Use the following steps to load, secure, and transport the kayak in your shot truck bed to the destination or paddling location:

  1. Pull the tailgate down by unlocking the latches and slide in the kayak in bow first.
  2. Strap your kayak in the truck bed. Most kayaks have grab handles or anchor points which you can use to secure them on the truck bed.
  3. Run a cam strap through the anchor points on the floor or bed rails of your pickup truck bed and pass it through the bow of your kayak. You don’t want your kayak to slide behind you when behind the wheels. Cam straps are preferred over ratchet straps because the latter can damage your kayak. If you must use them, be careful and don’t over-fasten them.
  4. Run another cam strap from the truck bed floor’s anchor point to the stern’s mounting point. Ensure the cam strap makes a V, which firmly holds the kayak down.
  5. Attach a red flag to the end of a kayak when it sticks four feet out of the truck bed. You are required by law to do that to warn other drivers about your oversize load.

When using this method, ensure to load the kayak onto the truck bed with the cockpit facing up. If it is upside down, the seat back becomes more susceptible to damage.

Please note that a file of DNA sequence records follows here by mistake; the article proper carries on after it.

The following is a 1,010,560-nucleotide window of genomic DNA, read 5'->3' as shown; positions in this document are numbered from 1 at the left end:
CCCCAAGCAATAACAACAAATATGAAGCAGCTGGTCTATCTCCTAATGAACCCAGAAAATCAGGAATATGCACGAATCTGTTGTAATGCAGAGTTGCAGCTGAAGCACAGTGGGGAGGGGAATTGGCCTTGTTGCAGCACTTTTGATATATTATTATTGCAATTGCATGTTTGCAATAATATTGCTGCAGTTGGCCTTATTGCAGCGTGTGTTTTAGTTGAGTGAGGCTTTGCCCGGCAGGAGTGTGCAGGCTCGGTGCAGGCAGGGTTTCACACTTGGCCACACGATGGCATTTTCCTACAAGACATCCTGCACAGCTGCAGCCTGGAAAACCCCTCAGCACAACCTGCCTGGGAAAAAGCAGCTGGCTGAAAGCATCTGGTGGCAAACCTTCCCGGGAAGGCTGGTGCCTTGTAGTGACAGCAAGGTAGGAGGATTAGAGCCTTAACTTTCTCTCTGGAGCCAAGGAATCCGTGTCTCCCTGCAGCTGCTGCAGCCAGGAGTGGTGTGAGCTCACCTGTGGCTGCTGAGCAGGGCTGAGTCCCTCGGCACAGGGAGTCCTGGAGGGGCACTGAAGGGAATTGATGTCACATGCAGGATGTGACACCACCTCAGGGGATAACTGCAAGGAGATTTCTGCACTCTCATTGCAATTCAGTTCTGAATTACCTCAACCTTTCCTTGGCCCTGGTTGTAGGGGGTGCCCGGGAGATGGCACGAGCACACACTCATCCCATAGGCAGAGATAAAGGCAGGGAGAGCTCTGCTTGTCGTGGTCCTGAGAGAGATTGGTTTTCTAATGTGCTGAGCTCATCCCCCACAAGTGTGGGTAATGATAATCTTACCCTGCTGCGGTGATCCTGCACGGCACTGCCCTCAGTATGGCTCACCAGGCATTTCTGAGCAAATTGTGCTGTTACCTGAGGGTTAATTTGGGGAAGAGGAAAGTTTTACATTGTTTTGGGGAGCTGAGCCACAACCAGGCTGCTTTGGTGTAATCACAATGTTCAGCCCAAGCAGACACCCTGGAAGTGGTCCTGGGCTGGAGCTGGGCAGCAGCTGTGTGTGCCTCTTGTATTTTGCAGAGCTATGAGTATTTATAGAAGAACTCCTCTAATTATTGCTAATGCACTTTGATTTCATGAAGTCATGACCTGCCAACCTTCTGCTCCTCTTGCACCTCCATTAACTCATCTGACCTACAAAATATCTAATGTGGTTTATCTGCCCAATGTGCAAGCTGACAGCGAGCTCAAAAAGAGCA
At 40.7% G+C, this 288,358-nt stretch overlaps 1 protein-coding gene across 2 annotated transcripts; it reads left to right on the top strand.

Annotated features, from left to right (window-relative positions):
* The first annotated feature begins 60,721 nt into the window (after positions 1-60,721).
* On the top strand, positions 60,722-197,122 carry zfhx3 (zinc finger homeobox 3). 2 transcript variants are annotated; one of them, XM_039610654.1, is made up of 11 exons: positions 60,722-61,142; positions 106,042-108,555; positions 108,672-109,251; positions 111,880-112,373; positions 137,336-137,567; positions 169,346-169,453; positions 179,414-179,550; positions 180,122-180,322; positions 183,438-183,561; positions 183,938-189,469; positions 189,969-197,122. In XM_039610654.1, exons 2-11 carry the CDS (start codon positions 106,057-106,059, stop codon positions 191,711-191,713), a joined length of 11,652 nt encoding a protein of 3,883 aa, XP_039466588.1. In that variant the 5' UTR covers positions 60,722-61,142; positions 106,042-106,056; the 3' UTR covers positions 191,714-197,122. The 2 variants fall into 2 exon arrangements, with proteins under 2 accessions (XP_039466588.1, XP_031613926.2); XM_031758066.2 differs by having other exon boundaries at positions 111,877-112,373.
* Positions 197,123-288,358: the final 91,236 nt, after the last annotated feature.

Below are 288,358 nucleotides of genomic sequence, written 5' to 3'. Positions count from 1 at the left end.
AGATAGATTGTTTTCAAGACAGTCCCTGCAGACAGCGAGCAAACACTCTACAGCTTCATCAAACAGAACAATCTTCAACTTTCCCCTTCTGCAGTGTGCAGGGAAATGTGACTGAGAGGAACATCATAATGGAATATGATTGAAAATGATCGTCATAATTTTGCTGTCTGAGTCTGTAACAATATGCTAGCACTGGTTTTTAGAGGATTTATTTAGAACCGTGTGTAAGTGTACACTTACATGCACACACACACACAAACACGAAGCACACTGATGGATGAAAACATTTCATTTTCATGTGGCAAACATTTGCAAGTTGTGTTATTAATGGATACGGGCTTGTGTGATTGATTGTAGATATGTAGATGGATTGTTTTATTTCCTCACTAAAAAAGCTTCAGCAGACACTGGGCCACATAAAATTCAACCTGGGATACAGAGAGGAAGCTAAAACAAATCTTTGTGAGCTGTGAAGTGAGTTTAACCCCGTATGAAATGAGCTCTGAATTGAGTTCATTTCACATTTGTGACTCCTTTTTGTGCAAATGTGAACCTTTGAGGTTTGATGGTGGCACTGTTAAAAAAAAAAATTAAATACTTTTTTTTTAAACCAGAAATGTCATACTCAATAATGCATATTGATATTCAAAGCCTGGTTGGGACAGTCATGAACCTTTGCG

– Does not require additional equipment or other aftermarket upgrades
– An affordable option for transporting a kayak
– Convenient and straightforward even for beginners
– Ideal for more than one kayak
– You may need a cable lock or lockable straps to prevent kayak theft.

AUGO Ratchet Tie Down Straps

For Tailgate Up

If your truck bed does not have a tonneau cover or anything covering it, you can also transport your kayak in it when the tailgate is up. But you should ensure the kayak is placed at an angle and lies diagonally in the truck bed.

Use the following steps to load and strap your kayak in the truck bed with the tailgate up:

  1. Lower the tailgate and clean the truck bed before sliding your boat into it.
  2. Put the tailgate up, raising any overhang up in the air. The angle can be steep and above the hood of most cars.
  3. Attach a red flag at the end if you have more than 4 feet overhang to alert other road users about your oversize load.
  4. Position the kayak inside the truck bed, so the stern is at the front left corner of the truck bed. The bow to the tailgate is at the opposite corner.